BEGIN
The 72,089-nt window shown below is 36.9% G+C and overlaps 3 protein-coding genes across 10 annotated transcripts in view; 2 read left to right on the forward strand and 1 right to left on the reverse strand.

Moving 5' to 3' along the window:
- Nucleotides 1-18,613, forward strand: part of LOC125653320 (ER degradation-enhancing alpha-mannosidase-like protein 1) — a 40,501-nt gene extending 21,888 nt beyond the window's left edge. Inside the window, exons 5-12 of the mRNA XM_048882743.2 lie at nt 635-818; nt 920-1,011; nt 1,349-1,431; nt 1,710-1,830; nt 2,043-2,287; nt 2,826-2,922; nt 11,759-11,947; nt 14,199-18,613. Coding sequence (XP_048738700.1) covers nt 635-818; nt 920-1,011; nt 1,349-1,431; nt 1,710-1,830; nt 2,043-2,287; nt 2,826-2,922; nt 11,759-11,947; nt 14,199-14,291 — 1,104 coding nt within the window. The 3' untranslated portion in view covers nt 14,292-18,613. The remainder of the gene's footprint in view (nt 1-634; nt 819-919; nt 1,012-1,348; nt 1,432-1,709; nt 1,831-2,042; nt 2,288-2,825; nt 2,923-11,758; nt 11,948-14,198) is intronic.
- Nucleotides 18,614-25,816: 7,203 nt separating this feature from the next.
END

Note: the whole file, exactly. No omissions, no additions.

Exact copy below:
The 72,089-nt window shown below is 36.9% G+C and overlaps 3 protein-coding genes across 10 annotated transcripts in view; 2 read left to right on the forward strand and 1 right to left on the reverse strand.

Moving 5' to 3' along the window:
- Nucleotides 1-18,613, forward strand: part of LOC125653320 (ER degradation-enhancing alpha-mannosidase-like protein 1) — a 40,501-nt gene extending 21,888 nt beyond the window's left edge. Inside the window, exons 5-12 of the mRNA XM_048882743.2 lie at nt 635-818; nt 920-1,011; nt 1,349-1,431; nt 1,710-1,830; nt 2,043-2,287; nt 2,826-2,922; nt 11,759-11,947; nt 14,199-18,613. Coding sequence (XP_048738700.1) covers nt 635-818; nt 920-1,011; nt 1,349-1,431; nt 1,710-1,830; nt 2,043-2,287; nt 2,826-2,922; nt 11,759-11,947; nt 14,199-14,291 — 1,104 coding nt within the window. The 3' untranslated portion in view covers nt 14,292-18,613. The remainder of the gene's footprint in view (nt 1-634; nt 819-919; nt 1,012-1,348; nt 1,432-1,709; nt 1,831-2,042; nt 2,288-2,825; nt 2,923-11,758; nt 11,948-14,198) is intronic.
- Nucleotides 18,614-25,816: 7,203 nt separating this feature from the next.